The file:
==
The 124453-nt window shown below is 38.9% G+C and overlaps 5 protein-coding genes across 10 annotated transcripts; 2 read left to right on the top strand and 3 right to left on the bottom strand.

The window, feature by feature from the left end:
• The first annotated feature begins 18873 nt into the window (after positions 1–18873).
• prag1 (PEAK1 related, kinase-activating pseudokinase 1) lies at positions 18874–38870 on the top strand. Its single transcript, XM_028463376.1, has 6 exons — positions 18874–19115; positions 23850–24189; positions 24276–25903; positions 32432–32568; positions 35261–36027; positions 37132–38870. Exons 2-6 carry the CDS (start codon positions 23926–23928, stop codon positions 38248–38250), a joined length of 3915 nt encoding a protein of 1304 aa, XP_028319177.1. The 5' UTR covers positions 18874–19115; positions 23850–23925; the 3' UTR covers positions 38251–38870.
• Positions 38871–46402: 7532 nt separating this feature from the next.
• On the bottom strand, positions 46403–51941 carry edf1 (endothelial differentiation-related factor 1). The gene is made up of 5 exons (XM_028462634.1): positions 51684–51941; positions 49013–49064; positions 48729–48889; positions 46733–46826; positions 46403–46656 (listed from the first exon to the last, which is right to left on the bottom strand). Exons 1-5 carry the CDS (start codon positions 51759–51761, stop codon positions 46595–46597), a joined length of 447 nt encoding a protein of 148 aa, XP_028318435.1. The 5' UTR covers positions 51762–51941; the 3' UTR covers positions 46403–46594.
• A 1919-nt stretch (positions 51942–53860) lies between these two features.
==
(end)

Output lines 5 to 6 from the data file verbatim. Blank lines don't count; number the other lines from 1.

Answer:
• Positions 38871–46402: 7532 nt separating this feature from the next.
• On the bottom strand, positions 46403–51941 carry edf1 (endothelial differentiation-related factor 1). The gene is made up of 5 exons (XM_028462634.1): positions 51684–51941; positions 49013–49064; positions 48729–48889; positions 46733–46826; positions 46403–46656 (listed from the first exon to the last, which is right to left on the bottom strand). Exons 1-5 carry the CDS (start codon positions 51759–51761, stop codon positions 46595–46597), a joined length of 447 nt encoding a protein of 148 aa, XP_028318435.1. The 5' UTR covers positions 51762–51941; the 3' UTR covers positions 46403–46594.